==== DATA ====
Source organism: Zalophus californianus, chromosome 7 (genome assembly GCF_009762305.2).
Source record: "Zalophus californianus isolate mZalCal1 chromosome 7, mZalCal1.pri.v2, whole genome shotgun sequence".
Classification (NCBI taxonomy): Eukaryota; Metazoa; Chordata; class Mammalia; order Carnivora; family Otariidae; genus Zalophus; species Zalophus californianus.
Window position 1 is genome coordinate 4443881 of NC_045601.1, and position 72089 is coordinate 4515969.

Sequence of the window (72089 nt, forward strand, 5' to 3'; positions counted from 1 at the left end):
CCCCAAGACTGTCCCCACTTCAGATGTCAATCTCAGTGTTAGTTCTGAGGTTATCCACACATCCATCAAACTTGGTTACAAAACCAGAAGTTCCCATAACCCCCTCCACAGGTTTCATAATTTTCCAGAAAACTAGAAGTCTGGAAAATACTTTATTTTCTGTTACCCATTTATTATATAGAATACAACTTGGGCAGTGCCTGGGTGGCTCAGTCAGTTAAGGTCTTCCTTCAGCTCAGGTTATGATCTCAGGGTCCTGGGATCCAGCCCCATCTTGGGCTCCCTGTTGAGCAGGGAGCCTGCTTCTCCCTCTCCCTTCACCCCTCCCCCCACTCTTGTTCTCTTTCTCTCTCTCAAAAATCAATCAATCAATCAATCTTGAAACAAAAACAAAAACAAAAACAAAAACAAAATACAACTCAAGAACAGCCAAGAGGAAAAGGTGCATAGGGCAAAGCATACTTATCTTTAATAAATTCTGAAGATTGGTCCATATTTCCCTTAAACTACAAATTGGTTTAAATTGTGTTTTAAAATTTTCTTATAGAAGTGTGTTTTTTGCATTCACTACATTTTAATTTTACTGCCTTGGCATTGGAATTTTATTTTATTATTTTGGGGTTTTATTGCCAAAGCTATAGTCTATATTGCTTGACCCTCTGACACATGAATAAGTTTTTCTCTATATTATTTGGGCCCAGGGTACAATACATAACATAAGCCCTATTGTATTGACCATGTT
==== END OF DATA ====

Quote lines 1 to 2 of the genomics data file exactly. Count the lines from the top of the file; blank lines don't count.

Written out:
Source organism: Zalophus californianus, chromosome 7 (genome assembly GCF_009762305.2).
Source record: "Zalophus californianus isolate mZalCal1 chromosome 7, mZalCal1.pri.v2, whole genome shotgun sequence".